By Mark Saldana
Rating: 3 (Out of 4 Stars)
With what could be considered Marvel’s silliest sounding title, this particular adaptation struck me as an even bigger risk than the Guardians of the Galaxy movie. However, when I first heard that Edgar Wright and Joe Cornish were spearheading this Marvel property, I knew, or at least I thought I knew at the time, that the execs at Marvel Studios had something awesome planned. Well, several years later after a creative falling-out between Wright/Cornish and Marvel, the new Ant-Man film is in theaters. We may never know exactly how the Wright/Cornish version would have differed from the cut playing at the cineplex, but for now what we see is what we get, and it’s actually quite fun.
A short time following the events of Age of Ultron, convicted thief Scott Lang (Paul Rudd) gets released on parole. Having limited options, it doesn’t take much for Lang to fall back into old habits. One particular job, though, will change his life forever. The brilliant scientist Dr. Henry Pym (Michael Douglas), discovers that his once well-guarded, groundbreaking work is being explored for military purposes and seeks the help of Lang to stop former protege Darren Cross (Corey Stoll) from finishing the weaponization. Lang agrees to help Pym and his daughter Hope Van Dyne (Evangeline Lily) carry out their plans in hopes of redeeming himself for his daughter Cassie (Abby Ryder Fortson).
Director Peyton Reed takes over for Edgar Wright and with the groundwork laid by Wright and Cornish, and further alterations by Rudd and writer Adam McKay, Ant-Man has turned out to be a lively and quite amusing movie. This particular hero really is the smallest character (in more than one way) of the Marvel Cinematic Universe, but the studio still has managed to deliver an exciting and satisfying summer movie. Following a somewhat familiar formula for an origin story, the film does start off a little slowly, but then really takes off once Lang starts training for his mission.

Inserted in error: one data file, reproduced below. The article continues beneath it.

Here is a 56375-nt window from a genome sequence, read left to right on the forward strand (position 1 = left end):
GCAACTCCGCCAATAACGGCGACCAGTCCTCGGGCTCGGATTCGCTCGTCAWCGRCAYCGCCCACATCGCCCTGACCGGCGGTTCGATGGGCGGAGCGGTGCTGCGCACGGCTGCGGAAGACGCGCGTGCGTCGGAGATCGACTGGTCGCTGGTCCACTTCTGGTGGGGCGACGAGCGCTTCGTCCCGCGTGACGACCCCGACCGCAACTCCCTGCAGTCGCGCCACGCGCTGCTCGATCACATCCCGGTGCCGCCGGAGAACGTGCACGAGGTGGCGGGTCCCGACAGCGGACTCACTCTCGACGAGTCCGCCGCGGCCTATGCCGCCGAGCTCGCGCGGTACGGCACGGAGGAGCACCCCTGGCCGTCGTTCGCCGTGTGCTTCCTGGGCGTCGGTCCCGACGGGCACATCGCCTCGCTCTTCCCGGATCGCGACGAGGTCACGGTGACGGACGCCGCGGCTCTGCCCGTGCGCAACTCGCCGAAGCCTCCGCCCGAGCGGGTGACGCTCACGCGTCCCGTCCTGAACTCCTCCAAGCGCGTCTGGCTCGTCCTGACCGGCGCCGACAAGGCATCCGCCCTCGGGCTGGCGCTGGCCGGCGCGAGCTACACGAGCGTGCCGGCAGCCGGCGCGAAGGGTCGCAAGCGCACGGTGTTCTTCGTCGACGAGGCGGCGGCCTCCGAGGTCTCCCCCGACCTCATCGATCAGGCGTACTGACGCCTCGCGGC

That’s when the movie becomes a good old fashioned science fiction flick in the vein of Fantastic Voyage, but with some of the comedic elements of Honey I Shrunk the Kids and the usual wit for which Marvel movies are known. The sci fi action and the fight scenes juggle charming goofy fun and edge-of- the-seat thrills competently. The action, though, takes a back seat to the film’s humor which had me laughing often and smiling more.
I suppose it helps to have a charismatic and witty actor like Paul Rudd in the lead role. Though playing it mostly straight through the film, his restraint pays off when he exercises his superb comic timing in just the right moments. I am also rather impressed with Michael Douglas who delivers a sincere and sometimes intense performance as the brilliant, but troubled Dr. Hank Pym. The dramatic gravity that he brings to the character serves as a lovely counter to Rudd’s easy-going, sometimes cocky take on Lang. The lovely Evangeline Lily also delivers a solid turn as Hope Van Dyne, who comes across with a similar intensity to her film father. Corey Stoll delivers a solid performance as Darren Cross, but I feel that the development of this not-so-dimensional villain is definitely a weakness of the script and film.
The real stand out performance comes from Michael Pena, though. Pena, who stars as Lang’s buddy and colleague Luis, steals the show with some hilarious lines, and awesome comic timing. Ever since his riotous, scene-stealing performance in 30 Minutes or Less, I have been a big fan of his comedic work. Pena has already proven himself as a great dramatic actor with several films, but is definitely under-cast for comic relief. It made me tremendously happy to see him eliciting hearty laughs from the audience.
The fact that this movie had me smiling, laughing, and having a fun time overall makes this a solid Marvel entry. It does lack the scope of some of the other MCU installments, but that shouldn’t deter audiences from giving this movie a chance. As for the Wright/Cornish fans in an uproar regarding the personnel changes, I suggest trying to keep an open mind going into this film. Nobody knows for sure that their version would have been a masterpiece. It is possible that their movie could have been better, but they obviously didn’t share quite the same vision as Marvel Studios. Either way, the end result is an entertaining movie that fits in well with the rest of the MCU.